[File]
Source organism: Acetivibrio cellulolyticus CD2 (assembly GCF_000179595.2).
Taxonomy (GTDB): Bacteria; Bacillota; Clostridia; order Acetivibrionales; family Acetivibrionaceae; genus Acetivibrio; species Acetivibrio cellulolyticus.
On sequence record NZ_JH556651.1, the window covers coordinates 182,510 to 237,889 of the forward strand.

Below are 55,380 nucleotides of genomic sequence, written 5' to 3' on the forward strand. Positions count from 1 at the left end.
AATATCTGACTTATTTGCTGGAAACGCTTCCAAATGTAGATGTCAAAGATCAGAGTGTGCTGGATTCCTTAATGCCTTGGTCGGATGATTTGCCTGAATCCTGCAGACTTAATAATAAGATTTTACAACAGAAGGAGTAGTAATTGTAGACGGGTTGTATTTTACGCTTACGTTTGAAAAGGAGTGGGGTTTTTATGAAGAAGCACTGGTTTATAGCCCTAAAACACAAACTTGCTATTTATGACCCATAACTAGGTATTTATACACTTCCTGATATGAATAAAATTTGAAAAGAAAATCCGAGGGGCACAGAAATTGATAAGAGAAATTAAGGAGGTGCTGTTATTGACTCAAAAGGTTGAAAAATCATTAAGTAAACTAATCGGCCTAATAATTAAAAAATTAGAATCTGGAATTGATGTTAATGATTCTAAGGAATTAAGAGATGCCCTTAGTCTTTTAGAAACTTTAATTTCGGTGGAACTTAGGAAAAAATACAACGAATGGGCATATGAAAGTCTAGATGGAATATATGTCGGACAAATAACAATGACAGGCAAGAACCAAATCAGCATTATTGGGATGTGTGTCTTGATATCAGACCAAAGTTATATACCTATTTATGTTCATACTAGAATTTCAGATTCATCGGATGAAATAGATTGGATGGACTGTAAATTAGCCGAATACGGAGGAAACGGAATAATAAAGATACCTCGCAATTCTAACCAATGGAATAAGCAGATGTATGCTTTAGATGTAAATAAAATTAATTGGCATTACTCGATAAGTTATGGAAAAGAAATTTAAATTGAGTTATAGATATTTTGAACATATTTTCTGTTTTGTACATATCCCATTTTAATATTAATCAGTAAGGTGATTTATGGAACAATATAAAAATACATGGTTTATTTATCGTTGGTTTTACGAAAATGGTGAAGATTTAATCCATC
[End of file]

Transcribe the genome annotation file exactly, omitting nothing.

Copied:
Source organism: Acetivibrio cellulolyticus CD2 (assembly GCF_000179595.2).
Taxonomy (GTDB): Bacteria; Bacillota; Clostridia; order Acetivibrionales; family Acetivibrionaceae; genus Acetivibrio; species Acetivibrio cellulolyticus.
On sequence record NZ_JH556651.1, the window covers coordinates 182,510 to 237,889 of the forward strand.

Below are 55,380 nucleotides of genomic sequence, written 5' to 3' on the forward strand. Positions count from 1 at the left end.
AATATCTGACTTATTTGCTGGAAACGCTTCCAAATGTAGATGTCAAAGATCAGAGTGTGCTGGATTCCTTAATGCCTTGGTCGGATGATTTGCCTGAATCCTGCAGACTTAATAATAAGATTTTACAACAGAAGGAGTAGTAATTGTAGACGGGTTGTATTTTACGCTTACGTTTGAAAAGGAGTGGGGTTTTTATGAAGAAGCACTGGTTTATAGCCCTAAAACACAAACTTGCTATTTATGACCCATAACTAGGTATTTATACACTTCCTGATATGAATAAAATTTGAAAAGAAAATCCGAGGGGCACAGAAATTGATAAGAGAAATTAAGGAGGTGCTGTTATTGACTCAAAAGGTTGAAAAATCATTAAGTAAACTAATCGGCCTAATAATTAAAAAATTAGAATCTGGAATTGATGTTAATGATTCTAAGGAATTAAGAGATGCCCTTAGTCTTTTAGAAACTTTAATTTCGGTGGAACTTAGGAAAAAATACAACGAATGGGCATATGAAAGTCTAGATGGAATATATGTCGGACAAATAACAATGACAGGCAAGAACCAAATCAGCATTATTGGGATGTGTGTCTTGATATCAGACCAAAGTTATATACCTATTTATGTTCATACTAGAATTTCAGATTCATCGGATGAAATAGATTGGATGGACTGTAAATTAGCCGAATACGGAGGAAACGGAATAATAAAGATACCTCGCAATTCTAACCAATGGAATAAGCAGATGTATGCTTTAGATGTAAATAAAATTAATTGGCATTACTCGATAAGTTATGGAAAAGAAATTTAAATTGAGTTATAGATATTTTGAACATATTTTCTGTTTTGTACATATCCCATTTTAATATTAATCAGTAAGGTGATTTATGGAACAATATAAAAATACATGGTTTATTTATCGTTGGTTTTACGAAAATGGTGAAGATTTAATCCATC